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F1: Italian Love Affair

by on September 3, 2013

GalleriaSome of you may have not yet attended a Grand Prix, some of you may have attended your first GP in recent years and the rest may have fond childhood memories of their trips to see their F1 heroes.  In the old days, I remember going to Monza with my father at the tail end of the summer holidays.  Our trips to Italy normally served the purpose of visiting family, but for my father and I, it was much more than that.  To a young boy, the promise of an adventure on trains and cars through mountainous countrysides with his hero was the ultimate end to a summers dream.

I watched Formula One religiously throughout my childhood from a very young age thanks to my father’s influence.  I played with F1 cars, I made F1 sounds and dreamed of the day I would be one of the fearless pilots battling for the victory.  A dream I assume I share with most of those reading this now.  Rushing through the manic Stazione Termini in Rome, I can remember the familiar aroma of espresso as my father pulled me along as I nearly snapped my neck to look at the Gelato bar.  The colours were so inviting and vivid and each bar we passed seemed to have toy cars in display cases, just to taunt me.  Standing on the platform waiting for the train, I can remember the distinctly sweet smell of pipe tobacco.  I was too excited to feel tired.

What I remember most about Monza from those days is probably the sound.  It was deafening and wonderful.  I learned many things growing up the son of a mechanic.  By the time I was six years old, I could distinguish burning clutch, brakes, rubber and the exhaust of cars running rich. My father  would sometimes pick me up for me to get a better view. It must have been tiring lap after lap.  I can the elderly gentleman behind us handing me his little chequered flag.  I needed to get my father’s approving nod before taking it. Looking back now, I wish I would have had a camera back then.  My father had a bulky Polaroid which he detested because it was so bulky and thus my memories are confined to what little I remember of those epic adventures.  Perhaps its best that way.

As an adult, the love affair continues.  It’s still all about the senses.  Now I can fly directly into Malpensa, Milano and enjoy that espresso and gelato at my own pace.  The toy cars are still there in their display cases and while I still sneak a peak at them and smile, I’m now skewed by sensibility and know I can buy them cheaper elsewhere. Ferrari and F1 paraphernalia is readily available from the moment you clear the baggage claim.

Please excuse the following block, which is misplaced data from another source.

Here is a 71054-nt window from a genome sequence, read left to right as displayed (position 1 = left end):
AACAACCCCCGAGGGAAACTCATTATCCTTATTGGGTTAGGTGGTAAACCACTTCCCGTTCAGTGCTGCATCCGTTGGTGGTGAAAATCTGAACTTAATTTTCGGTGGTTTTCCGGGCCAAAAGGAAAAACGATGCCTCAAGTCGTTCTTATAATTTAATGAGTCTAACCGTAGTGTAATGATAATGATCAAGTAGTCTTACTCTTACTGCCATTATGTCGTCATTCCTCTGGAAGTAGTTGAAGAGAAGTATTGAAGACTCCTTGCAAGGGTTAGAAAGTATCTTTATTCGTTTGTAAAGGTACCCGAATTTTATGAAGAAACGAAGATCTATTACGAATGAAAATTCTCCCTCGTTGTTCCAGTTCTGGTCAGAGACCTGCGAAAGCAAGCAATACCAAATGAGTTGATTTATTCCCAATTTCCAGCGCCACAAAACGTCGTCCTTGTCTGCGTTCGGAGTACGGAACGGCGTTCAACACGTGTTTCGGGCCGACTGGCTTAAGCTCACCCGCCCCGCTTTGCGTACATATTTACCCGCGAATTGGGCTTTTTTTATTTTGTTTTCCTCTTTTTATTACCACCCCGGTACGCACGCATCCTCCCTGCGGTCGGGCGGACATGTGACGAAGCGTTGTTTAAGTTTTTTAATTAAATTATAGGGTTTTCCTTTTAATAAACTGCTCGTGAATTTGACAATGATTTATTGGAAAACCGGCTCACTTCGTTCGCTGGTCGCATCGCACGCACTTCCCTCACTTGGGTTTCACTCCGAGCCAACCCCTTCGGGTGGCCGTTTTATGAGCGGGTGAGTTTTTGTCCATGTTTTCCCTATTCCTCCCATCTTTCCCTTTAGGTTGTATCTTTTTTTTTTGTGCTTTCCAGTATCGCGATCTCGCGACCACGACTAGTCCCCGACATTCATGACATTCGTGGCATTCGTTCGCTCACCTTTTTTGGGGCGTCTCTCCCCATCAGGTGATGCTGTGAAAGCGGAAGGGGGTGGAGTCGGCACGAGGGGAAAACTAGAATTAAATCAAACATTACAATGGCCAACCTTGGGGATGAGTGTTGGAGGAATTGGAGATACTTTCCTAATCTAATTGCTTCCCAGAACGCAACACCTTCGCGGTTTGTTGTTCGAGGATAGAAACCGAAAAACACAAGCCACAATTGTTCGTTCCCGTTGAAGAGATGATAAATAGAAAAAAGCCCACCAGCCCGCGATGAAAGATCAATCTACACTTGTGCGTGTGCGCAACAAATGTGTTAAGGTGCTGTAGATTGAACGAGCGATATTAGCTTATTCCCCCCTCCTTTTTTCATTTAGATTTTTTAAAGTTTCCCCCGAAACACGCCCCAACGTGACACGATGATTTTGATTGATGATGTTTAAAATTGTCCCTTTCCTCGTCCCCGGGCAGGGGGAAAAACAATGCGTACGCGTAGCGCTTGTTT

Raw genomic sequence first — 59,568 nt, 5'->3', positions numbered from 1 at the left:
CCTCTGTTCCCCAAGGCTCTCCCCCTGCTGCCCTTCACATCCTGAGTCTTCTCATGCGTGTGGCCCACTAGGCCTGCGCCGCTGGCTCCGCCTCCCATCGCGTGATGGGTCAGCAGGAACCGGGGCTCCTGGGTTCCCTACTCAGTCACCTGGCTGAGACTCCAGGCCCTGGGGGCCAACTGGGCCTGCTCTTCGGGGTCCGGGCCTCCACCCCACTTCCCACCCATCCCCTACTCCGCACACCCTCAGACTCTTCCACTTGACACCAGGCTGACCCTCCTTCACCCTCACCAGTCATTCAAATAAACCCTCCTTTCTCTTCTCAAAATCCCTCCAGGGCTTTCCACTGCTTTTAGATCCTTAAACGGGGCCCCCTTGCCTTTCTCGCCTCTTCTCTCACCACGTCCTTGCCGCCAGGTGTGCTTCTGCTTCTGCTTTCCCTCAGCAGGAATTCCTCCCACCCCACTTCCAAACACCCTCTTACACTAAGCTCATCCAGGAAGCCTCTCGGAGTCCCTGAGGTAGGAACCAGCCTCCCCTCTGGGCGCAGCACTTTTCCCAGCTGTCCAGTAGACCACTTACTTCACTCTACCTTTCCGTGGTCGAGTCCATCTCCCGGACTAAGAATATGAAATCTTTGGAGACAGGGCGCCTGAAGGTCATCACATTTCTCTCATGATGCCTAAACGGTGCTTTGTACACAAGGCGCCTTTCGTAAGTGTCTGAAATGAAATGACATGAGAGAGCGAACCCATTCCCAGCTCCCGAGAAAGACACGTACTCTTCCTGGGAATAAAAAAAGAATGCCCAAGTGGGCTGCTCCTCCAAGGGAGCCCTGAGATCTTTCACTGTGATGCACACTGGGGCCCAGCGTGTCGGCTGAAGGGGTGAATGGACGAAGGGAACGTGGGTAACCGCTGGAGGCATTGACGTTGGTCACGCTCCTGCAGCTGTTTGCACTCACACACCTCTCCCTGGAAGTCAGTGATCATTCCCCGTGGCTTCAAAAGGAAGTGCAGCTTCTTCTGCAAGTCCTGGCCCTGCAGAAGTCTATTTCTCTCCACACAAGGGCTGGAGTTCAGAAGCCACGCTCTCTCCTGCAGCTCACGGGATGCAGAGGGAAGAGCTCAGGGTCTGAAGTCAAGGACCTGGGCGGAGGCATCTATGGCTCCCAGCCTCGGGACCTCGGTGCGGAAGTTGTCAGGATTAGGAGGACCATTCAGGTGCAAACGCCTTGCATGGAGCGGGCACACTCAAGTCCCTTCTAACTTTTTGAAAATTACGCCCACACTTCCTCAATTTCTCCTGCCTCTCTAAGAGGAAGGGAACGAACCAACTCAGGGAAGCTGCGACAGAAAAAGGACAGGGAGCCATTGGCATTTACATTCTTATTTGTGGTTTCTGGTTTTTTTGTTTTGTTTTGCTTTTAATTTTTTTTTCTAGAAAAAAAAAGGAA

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There is a certain romance in Italy that can’t be explained. Perhaps Shakespeare was on to something when he made Verona the scene of his masterpiece, Romeo and Juliet.  Milano (or Milan as the rest of the world knows it), is  very urban and fast paced.  Everyone is usually dressed in the Urban-Chic style one would expect.  It’s not inhospitable but the city seems to have little time for casual wanderers.  Wait staff are usually efficient and somewhat sterile, prices are usually inflated and the feeling of ‘purpose’ seems to be ever-present.  Still, one of the most enjoyable things for me to do is to sit in the Piazza del Duomo across from La Galleria and the cathedral to my right with my ‘pizza al taglio’ in hand and just “people watch”.

Just minutes outside of Milano’s city center and the pace slows considerably.  It’s not far at all to Monza, the GPS says just over 60km and 45 minutes but we all know it can be done in under 30.  In 2004, I specifically landed in Rome so I could drive to the Italian GP with a stop in Modena first.  Whoever designed the back-roads in Italy must have been a Motorsports fan.  The entire country is one race track after another it seems.  Like the voluptuous curves of a young Sofia Loren, my hire car caressed every cambered curve.  It danced over rolling hills and ducked through dark mountain tunnels with spirit.

The atmosphere at Monza is palpable.  The fickle Tifosi want nothing more than a Ferrari victory.  Some are true Motorsports fans and are there to appreciate the historic circuit and to celebrate their heroes, both past and present. Few will ever stand on the unique Monza podium which extends above the crowd

The sights and sounds along the way are just as memorable as race itself. The only thing more tantalizing than the aromas on the journey or the tastes that give your mouth an orgasm.   And while the sex in this love affair is strictly on wheels, the sensations at Monza are enough to make you soil your trousers. At 340 km/h, the circuit known as the “Temple of Speed” is just as seductive as the old world romance of the country renowned for its passion of good food, fine art and fast cars.



From → Formula One

  1. Gregory Parkin permalink

    I LOVE this post.
    Gregory Parkin


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